Book Review #36: The Midnight Library by Matt Haig (2020)

Rating: 4 out of 5 ⭐️
Title: The Midnight Library: A Novel
Author: Matt Haig
Published: 2020 (Viking, Random House)
Pages: 288 (Hardcover)
Genres: Contemporary Fiction, Science Fiction, Adult, Mental Health
CW: death, addiction, mental health topics, suicide
Link Here

My borrowed copy of The Midnight Library with a view of the park I was reading at in the background

I just finished my next read with a beautiful view on a clear day in the park (pictured above). On the West Coast, the weather is not too shabby this time of year in the fall! It did not take me long to finish the new fiction release, The Midnight Library by Matt Haig. This is the first book I’ve read by Haig, but I heard a lot of good things about his writing. His latest book has a lot of hype over the internet. He is a children’s book and speculative fiction author who is widely known for his writing, and commentary on mental health.

Between life and death there is a library, and within that library, the shelves go on forever. Every book provides a chance to try another life you could have lived. To see how things would be if you had made other choices… Would you have done anything different, if you had the chance to undo your regrets?” – Matt Haig, The Midnight Library

By the end of this contemporary novel I was hooked, and couldn’t put it down! The story centers around Nora Seed, a young woman who is having a difficult time and contemplates dying. She then finds herself in the Midnight Library, a place between life and death where she can change her circumstances, and live a different life in a number of parallel universes. She faces her regrets, and begins to see things as they really are throughout the book as she decides which ‘book’ or universe she wants to live in. Nora slowly learns what makes life worth living, and rethinks her outlook. The characters and story are enchanting from start to finish. There’s a fantastical but dismal quality about Haig’s writing not only from the plot.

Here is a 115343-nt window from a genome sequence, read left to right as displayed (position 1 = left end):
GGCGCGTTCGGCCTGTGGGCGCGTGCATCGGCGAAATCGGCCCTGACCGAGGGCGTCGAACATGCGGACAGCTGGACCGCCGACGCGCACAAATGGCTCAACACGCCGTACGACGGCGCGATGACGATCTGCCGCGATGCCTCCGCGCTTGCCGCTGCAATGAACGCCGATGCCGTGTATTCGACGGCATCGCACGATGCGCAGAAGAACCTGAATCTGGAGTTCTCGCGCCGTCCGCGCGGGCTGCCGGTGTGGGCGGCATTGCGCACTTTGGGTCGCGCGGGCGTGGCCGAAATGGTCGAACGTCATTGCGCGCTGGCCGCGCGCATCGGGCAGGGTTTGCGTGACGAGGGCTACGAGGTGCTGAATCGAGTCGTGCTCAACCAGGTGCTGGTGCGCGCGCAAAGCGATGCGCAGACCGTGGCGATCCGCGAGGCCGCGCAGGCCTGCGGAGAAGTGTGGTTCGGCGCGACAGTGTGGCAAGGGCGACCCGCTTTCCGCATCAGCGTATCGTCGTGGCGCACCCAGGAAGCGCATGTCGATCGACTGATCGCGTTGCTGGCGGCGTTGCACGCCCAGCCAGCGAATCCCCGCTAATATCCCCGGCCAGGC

A person was like a city. You couldn’t let a few less desirable parts put you off the whole. There may be bits you don’t like, a few dodgy side streets and suburbs, but the good stuff makes it worthwhile” – Matt Haig, The Midnight Library

My first thought was that this book reminded me of a more contemporary It’s a Wonderful Life. But it’s a female protagonist, takes place mostly in a cosmic library, and not meant to be shown around Christmas time… among other reasons. Haig appropriately describes mental health issues through Nora with honesty and succinct directness. This novel makes great points about putting life and the choices we make in perspective. It was encouraging with a lot of quips that sounded like they were from an inspirational book, and also a little saddening at the same time. I also found myself connecting to the characters almost immediately, and they felt incredibly human.

Maybe it wasn’t the lack of achievements that had made her and her brother’s parents unhappy, maybe it was the expectation to achieve in the first place” – Matt Haig, The Midnight Library

This book was a little hard to get into at the beginning, but once the details and plot lines started to connect, the story became more engrossing. The structure of the novel is definitely contemporary, and causes the reader to really follow the details. And Haig has a surreal writing style which I loved, and definitely added to the fantastical realism elements. I also liked how he describes small, everyday details with such purpose. The ending itself though was my favorite part, and basically made the rest of the book worth it. I won’t give any spoilers away though.

“If you aim to be something you are not, you will always fail. Aim to be you. Aim to look and act and think like you. Aim to be the truest version of you. Embrace that you-ness. Endorse it. Love it. Work hard at it. And don’t give a second thought when people mock it or ridicule it. Most gossip is envy in disguise” – Matt Haig, The Midnight Library

Why should you read this book? If you’re a fan of contemporary fiction with magical and cosmic parallel universes addressing life’s greatest problem which is navigating it itself, this is the book for you.

I give this book a 4 out of 5!


Also, on a complete side note, I’ve decided to start linking the books I write about on one of my favorite sites, Bookshop, instead of Amazon. I don’t know if it will be a permanent thing on my blog yet, but I just learned about them and I love the organization. It’s a one-stop book seller to support independent book stores across the US and UK, they donate most of their sales to independent bookstores. You can also buy from a specific bookstore on the site or have the proceeds from your sale sent to the store directly.

How do I rate the books I write about? Click here!

2 thoughts on “Book Review #36: The Midnight Library by Matt Haig (2020)

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